It takes a lot of natural resources, like land and water, to keep the state's farming industry humming.
Farmers have to be amateur meteorologists with one eye always on the weather.
So here, a thousand miles from Washington, the concern is over the climate, not necessarily climate change.
"I think it's more about the phases the weather goes through over the years, says potato farmer Dave St. Pierre.
Known has "Tater Dave", St. Pierre oversees Campbell Farms 400 acres. 400 productive acres this year, even after a January cold snap.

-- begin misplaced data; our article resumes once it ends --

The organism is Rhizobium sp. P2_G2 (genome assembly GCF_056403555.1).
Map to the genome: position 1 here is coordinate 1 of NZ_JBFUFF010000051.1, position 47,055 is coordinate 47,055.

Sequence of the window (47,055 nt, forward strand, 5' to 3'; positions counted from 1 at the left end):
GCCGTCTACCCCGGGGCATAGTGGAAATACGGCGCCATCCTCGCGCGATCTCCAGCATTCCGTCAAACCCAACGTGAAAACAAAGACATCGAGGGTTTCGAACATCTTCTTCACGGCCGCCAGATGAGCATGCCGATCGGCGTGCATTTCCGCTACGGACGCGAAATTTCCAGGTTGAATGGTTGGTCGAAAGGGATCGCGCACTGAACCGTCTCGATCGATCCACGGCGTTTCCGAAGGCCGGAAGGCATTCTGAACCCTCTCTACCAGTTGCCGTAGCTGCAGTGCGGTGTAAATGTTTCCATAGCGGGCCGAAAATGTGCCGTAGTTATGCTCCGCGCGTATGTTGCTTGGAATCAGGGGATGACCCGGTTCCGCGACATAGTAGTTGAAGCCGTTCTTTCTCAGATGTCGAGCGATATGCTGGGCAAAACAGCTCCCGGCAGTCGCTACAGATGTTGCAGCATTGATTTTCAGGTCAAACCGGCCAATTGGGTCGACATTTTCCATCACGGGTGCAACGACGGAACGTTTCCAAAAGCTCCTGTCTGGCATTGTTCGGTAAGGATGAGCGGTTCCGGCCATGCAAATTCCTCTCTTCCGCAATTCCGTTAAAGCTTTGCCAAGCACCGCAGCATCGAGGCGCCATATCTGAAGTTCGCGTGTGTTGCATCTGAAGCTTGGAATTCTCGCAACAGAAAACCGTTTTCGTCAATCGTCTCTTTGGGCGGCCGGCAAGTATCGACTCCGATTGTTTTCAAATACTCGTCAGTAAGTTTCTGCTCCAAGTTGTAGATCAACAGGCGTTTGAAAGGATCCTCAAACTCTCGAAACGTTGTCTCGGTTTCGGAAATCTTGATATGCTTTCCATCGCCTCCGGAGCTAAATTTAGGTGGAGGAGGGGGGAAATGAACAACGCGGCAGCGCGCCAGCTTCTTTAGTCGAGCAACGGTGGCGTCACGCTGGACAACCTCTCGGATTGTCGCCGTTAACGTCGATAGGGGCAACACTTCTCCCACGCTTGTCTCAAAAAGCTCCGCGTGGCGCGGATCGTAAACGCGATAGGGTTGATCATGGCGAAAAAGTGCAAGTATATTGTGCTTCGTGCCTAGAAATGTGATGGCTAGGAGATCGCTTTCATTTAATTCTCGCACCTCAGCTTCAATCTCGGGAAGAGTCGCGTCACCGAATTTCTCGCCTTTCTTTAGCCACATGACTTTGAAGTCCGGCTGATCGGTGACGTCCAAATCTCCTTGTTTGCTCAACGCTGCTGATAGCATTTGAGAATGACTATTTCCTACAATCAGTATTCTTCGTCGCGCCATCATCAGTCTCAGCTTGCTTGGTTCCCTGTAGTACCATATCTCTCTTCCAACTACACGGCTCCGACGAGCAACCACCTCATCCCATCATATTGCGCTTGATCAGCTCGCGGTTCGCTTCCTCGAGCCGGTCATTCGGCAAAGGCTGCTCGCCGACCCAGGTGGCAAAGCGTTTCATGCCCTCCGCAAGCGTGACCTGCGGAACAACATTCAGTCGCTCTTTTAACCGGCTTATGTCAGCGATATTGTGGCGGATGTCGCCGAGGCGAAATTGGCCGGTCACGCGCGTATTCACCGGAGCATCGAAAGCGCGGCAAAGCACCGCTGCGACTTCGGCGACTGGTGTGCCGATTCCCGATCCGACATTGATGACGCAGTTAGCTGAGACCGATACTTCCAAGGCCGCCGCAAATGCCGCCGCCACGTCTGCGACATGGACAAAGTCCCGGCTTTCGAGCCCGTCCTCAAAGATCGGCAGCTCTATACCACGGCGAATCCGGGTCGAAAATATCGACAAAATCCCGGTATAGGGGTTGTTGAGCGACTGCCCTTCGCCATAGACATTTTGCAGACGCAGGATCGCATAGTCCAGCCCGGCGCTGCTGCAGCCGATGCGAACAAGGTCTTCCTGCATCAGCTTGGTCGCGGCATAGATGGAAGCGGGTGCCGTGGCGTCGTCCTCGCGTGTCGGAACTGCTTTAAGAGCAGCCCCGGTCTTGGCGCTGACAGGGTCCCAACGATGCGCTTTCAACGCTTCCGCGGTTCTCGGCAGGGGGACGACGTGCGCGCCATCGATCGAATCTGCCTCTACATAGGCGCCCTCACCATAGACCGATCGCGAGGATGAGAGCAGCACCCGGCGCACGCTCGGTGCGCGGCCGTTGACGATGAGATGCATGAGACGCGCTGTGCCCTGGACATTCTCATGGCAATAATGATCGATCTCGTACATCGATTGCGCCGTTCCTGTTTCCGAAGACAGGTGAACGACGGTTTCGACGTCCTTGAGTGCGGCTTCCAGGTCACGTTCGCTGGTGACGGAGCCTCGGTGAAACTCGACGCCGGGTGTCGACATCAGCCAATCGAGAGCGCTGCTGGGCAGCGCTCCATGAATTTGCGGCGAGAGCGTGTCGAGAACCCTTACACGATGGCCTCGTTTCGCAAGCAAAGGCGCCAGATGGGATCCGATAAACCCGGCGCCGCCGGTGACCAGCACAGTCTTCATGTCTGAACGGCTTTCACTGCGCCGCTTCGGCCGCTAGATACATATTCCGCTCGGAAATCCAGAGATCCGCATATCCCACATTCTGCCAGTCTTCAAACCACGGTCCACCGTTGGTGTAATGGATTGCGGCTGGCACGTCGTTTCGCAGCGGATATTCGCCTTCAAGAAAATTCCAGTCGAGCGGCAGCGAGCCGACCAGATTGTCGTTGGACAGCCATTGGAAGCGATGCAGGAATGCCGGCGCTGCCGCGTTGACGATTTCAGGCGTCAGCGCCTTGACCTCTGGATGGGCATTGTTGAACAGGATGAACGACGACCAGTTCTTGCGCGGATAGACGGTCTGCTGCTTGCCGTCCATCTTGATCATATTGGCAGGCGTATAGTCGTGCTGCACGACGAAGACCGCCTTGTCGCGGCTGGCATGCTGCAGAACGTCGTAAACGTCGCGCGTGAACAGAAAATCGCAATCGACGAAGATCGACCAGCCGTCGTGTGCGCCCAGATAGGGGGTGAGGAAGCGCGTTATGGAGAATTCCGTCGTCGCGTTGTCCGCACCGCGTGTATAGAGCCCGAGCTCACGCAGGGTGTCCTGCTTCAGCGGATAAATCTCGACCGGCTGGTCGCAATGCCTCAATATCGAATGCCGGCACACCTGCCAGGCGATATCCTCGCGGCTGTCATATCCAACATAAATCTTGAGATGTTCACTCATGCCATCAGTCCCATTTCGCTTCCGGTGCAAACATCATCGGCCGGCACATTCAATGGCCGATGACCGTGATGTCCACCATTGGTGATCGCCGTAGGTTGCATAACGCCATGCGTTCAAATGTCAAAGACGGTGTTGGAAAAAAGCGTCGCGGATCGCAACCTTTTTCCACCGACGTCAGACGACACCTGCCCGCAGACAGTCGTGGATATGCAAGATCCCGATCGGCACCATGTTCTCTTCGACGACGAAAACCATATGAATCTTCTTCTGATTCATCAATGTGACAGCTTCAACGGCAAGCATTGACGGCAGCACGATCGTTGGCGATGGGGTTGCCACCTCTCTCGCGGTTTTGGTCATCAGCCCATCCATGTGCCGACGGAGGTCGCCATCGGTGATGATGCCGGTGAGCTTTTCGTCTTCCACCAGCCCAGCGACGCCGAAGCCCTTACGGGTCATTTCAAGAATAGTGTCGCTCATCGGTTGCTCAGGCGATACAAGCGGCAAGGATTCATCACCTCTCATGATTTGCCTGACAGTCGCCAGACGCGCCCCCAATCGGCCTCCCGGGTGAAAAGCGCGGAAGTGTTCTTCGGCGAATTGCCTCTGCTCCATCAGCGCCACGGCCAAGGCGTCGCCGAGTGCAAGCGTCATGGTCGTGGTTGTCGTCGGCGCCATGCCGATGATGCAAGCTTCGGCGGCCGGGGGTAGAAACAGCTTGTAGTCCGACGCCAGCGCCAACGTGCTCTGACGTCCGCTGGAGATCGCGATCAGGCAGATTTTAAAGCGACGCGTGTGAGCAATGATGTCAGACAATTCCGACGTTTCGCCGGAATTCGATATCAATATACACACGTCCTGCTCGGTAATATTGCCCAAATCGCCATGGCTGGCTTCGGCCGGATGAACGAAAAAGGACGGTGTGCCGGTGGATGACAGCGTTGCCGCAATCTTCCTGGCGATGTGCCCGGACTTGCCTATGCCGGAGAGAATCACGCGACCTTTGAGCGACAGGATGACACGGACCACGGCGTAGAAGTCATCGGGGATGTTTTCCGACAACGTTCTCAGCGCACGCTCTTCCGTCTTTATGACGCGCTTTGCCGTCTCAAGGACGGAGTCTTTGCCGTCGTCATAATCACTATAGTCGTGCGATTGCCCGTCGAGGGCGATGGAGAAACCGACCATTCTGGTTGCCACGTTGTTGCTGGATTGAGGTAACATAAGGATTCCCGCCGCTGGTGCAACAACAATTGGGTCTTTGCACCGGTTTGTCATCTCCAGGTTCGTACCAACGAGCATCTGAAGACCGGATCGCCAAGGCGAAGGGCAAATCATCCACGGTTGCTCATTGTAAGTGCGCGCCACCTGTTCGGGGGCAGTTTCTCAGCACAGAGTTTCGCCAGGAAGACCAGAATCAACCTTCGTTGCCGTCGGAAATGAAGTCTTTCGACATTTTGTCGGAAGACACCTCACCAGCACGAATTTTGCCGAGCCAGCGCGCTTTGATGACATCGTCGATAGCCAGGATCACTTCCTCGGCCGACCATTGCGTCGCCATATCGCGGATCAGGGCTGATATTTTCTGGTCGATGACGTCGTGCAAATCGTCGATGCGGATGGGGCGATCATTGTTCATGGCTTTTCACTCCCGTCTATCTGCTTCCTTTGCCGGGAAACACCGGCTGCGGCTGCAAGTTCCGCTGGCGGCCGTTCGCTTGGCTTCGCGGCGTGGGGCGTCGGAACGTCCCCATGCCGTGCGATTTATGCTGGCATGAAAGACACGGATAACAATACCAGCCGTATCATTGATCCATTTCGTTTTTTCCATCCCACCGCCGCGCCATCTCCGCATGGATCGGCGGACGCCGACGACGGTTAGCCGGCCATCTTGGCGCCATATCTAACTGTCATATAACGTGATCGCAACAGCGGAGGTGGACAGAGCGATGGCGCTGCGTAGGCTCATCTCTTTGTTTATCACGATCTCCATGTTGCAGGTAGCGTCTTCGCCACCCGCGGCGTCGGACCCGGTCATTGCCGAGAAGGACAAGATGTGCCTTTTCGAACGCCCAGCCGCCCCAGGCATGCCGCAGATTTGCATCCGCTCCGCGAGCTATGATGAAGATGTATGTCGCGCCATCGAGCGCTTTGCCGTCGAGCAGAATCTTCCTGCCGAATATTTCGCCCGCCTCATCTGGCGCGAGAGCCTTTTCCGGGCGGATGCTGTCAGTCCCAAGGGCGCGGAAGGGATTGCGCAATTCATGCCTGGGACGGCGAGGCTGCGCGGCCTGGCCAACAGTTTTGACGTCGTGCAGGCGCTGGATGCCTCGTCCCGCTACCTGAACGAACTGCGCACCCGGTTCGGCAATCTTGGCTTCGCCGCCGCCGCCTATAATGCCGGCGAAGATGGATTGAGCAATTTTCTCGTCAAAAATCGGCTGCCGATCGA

"The later crop we're digging in the reds right now is… beefy. The numbers are great," said St. Pierre.
St. Pierre says he hasn't seen anything that would make him decide to change up his crops. "I don't see the weather has changed that much over all these years other than we go 10 years of good weather and 10 years of bad weather."
When it comes to water supplies, St. Pierre says they have to be good stewards of the land and recirculate all the water on the property.
"We can't let any of our water leave the farm. because we have to let the minerals and the nutrients settle out in the settling ponds. Then we reuse it."
But St. Pierre admits, they do need rain, so they can store water as well so extreme droughts would not be helpful.